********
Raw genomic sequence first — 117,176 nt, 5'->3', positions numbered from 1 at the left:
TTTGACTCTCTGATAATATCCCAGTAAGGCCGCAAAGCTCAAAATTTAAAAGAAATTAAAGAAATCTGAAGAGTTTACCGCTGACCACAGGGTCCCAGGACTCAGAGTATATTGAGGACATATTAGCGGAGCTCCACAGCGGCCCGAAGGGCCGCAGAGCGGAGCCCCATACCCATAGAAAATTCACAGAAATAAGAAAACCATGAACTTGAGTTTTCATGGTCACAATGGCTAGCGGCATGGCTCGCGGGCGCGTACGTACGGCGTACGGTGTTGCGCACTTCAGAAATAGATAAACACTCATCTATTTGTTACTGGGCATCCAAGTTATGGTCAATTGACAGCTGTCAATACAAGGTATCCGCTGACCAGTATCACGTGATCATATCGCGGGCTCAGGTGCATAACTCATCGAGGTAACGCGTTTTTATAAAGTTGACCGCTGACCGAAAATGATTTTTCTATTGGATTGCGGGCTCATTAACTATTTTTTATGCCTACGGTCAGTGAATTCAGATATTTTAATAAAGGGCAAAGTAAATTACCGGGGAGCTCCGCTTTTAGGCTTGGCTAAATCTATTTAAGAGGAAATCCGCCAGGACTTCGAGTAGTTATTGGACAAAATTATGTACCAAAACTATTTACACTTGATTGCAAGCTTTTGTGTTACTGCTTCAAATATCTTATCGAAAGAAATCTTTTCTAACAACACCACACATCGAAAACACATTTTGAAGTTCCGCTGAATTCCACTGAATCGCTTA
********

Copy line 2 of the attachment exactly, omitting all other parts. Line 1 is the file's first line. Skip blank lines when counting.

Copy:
TTTGACTCTCTGATAATATCCCAGTAAGGCCGCAAAGCTCAAAATTTAAAAGAAATTAAAGAAATCTGAAGAGTTTACCGCTGACCACAGGGTCCCAGGACTCAGAGTATATTGAGGACATATTAGCGGAGCTCCACAGCGGCCCGAAGGGCCGCAGAGCGGAGCCCCATACCCATAGAAAATTCACAGAAATAAGAAAACCATGAACTTGAGTTTTCATGGTCACAATGGCTAGCGGCATGGCTCGCGGGCGCGTACGTACGGCGTACGGTGTTGCGCACTTCAGAAATAGATAAACACTCATCTATTTGTTACTGGGCATCCAAGTTATGGTCAATTGACAGCTGTCAATACAAGGTATCCGCTGACCAGTATCACGTGATCATATCGCGGGCTCAGGTGCATAACTCATCGAGGTAACGCGTTTTTATAAAGTTGACCGCTGACCGAAAATGATTTTTCTATTGGATTGCGGGCTCATTAACTATTTTTTATGCCTACGGTCAGTGAATTCAGATATTTTAATAAAGGGCAAAGTAAATTACCGGGGAGCTCCGCTTTTAGGCTTGGCTAAATCTATTTAAGAGGAAATCCGCCAGGACTTCGAGTAGTTATTGGACAAAATTATGTACCAAAACTATTTACACTTGATTGCAAGCTTTTGTGTTACTGCTTCAAATATCTTATCGAAAGAAATCTTTTCTAACAACACCACACATCGAAAACACATTTTGAAGTTCCGCTGAATTCCACTGAATCGCTTA